How to Use Your Head AND Follow Your Heart

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Reaping the rewards of both rational and emotional thinking.
  • When making career decisions should you think more about rational factors like money or follow your passion?
  • When choosing where to live, should you draw up a list of pros and cons or go with where feels right?

The way people make decisions about the most important things in their lives divides along a fundamental fault line: should you go with the heart or with the head?

To clearly show this divergence, a new psychological study on this split between head and heart thinkers asked people (Fetterman & Robinson, 2013):

“Irrespective of what you know about biology, which body part do you more closely associate with your self?

The 112 participants in the study were split down the middle: half pointed to their hearts and half pointed to their heads. That said, woman were more likely to point to their hearts than men.

Who is right? Which is the best way to make decisions? Actually, across five more studies the researchers found that each way of thinking has its own advantages:

  • Those that pointed to their heads tended to have stronger general knowledge and better academic performance.
  • Those that pointed to their hearts were warmer in social situations.

Importantly, neither thinking with the heart nor head clearly won out. Instead, each had its advantages and disadvantages.

Integrating head and heart

But wouldn’t it be handy to bring head and heart together; to integrate information from each to solve the problems of everyday life?

That’s what Fetterman and Robinson did in a seventh study by:

“…randomly assigning participants to two conditions, one in which people were surreptitiously led to point to the head and one in which they were surreptitiously led to point to the heart.”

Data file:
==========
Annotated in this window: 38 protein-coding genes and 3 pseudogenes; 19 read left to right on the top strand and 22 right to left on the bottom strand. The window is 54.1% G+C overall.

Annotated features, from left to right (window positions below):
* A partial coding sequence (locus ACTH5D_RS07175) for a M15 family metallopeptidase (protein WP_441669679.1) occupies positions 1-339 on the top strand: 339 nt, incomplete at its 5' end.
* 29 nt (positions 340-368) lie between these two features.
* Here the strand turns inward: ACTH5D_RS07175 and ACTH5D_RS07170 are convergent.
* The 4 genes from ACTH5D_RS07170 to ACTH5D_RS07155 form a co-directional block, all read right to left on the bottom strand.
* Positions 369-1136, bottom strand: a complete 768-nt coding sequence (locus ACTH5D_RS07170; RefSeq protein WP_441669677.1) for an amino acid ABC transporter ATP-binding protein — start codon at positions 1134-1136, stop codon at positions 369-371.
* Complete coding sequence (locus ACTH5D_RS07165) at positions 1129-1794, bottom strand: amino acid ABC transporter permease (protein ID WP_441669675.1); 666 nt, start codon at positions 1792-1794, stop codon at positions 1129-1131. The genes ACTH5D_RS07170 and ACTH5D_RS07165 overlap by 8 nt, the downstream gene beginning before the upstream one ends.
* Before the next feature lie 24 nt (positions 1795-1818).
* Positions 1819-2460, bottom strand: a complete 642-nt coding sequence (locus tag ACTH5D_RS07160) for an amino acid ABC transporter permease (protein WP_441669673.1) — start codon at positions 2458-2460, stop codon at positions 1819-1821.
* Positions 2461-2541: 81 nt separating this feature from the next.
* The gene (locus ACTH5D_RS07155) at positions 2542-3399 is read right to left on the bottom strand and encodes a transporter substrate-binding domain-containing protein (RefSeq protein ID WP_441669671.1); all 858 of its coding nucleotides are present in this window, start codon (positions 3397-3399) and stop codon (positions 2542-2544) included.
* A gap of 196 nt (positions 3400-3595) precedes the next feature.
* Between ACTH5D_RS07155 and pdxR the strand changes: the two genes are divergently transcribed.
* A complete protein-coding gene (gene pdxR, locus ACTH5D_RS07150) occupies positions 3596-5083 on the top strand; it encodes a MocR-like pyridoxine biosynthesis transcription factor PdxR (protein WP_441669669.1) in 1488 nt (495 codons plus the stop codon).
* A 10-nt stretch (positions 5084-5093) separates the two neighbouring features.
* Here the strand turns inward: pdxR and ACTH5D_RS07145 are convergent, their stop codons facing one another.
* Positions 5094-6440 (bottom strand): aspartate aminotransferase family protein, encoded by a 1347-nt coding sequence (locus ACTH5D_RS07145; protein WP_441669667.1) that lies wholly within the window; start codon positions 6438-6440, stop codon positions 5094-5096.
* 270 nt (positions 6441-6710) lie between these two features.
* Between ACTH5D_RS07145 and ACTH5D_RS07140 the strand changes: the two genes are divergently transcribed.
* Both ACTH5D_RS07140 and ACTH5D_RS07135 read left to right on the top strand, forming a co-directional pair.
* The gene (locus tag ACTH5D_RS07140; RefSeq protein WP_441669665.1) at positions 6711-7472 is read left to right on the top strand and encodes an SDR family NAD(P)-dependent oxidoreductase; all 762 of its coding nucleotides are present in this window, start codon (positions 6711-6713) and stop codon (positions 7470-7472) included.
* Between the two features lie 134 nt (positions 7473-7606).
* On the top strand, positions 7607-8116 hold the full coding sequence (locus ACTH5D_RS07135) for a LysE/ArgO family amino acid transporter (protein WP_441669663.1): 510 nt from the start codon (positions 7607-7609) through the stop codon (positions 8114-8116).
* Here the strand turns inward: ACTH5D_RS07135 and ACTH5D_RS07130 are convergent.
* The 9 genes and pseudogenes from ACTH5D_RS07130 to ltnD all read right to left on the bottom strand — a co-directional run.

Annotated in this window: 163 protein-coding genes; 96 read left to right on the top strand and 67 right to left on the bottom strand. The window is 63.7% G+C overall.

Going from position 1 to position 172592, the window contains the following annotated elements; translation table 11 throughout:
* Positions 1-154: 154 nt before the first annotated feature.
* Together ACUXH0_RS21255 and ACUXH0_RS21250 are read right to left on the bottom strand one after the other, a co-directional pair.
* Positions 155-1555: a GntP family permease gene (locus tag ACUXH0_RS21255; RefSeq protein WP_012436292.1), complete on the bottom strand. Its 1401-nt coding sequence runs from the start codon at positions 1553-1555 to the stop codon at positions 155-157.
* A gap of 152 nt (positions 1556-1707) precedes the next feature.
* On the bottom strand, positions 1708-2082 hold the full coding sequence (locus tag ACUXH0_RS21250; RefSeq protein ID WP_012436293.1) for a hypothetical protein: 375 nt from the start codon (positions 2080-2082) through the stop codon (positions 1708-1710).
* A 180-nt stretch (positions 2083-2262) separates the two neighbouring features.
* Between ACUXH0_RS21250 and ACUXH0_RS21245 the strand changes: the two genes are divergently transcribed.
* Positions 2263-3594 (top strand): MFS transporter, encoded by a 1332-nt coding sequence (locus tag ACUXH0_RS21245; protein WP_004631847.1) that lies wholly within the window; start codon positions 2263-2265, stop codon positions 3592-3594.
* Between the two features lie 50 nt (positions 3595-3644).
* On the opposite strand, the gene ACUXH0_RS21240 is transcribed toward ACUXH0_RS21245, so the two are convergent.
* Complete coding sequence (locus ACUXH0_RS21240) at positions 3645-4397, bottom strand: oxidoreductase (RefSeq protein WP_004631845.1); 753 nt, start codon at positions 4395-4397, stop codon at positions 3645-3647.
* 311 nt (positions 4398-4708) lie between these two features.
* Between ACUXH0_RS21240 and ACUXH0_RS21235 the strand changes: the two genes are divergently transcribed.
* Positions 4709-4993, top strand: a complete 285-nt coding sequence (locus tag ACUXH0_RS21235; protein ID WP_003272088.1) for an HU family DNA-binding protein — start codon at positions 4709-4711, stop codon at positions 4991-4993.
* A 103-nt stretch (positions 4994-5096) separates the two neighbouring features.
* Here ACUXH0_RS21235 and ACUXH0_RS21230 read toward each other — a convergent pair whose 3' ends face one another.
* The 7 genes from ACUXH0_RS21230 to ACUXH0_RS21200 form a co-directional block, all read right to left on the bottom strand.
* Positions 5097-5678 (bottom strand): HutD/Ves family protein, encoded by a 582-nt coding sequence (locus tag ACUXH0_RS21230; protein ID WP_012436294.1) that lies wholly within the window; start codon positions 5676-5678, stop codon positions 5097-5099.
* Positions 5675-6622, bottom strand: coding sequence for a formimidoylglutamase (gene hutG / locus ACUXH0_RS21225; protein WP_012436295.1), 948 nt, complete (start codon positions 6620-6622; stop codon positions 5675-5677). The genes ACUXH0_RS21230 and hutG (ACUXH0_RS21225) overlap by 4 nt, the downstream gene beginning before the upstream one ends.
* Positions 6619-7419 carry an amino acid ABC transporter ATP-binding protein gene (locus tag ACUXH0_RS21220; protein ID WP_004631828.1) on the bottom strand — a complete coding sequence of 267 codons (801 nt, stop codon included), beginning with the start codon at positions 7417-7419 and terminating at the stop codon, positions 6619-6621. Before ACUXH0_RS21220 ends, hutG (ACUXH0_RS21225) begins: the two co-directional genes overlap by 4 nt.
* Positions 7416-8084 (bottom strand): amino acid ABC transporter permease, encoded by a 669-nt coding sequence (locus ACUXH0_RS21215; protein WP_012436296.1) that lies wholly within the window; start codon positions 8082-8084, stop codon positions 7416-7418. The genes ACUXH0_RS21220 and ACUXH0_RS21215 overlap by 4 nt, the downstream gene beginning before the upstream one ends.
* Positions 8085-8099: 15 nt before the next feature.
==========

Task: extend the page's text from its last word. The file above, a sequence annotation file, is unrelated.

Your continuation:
So now, instead of asking people whether they were primarily head or heart thinkers, the experimenters were trying to manipulate them into thinking one way or the other. Would it work?

Indeed it did:

“…drawing attention to the head facilitates intellectual problem solving, likely because it leads people to reason through the problems to a greater extent. By contrast, drawing attention to the heart leads to weighting emotional over rational factors in decision making, likely because it increases the salience of one’s feelings when deciding what one would do.”

This opens up the possibility that people who mainly think with their heads can get the benefits of thinking with their hearts by specifically reminding themselves that we are not just rational machines, and that the emotions can provide vital input into our decision-making.

Similarly, those who are ruled by their emotions can get in touch with their logical, rational side when the situation demands it.

Our minds already do this automatically to a certain extent, but by explicitly thinking separately about inputs from both heart and head, we can get better at making the most important decisions in life.

Image credit: Marian

About the author


Dr Jeremy Dean is a psychologist and the author of PsyBlog. His latest book is "Making Habits, Breaking Habits: How to Make Changes That Stick". You can follow PsyBlog by email, by RSS feed, on Twitter and Google+.

Published: 23 July 2013

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Images: Creative Commons License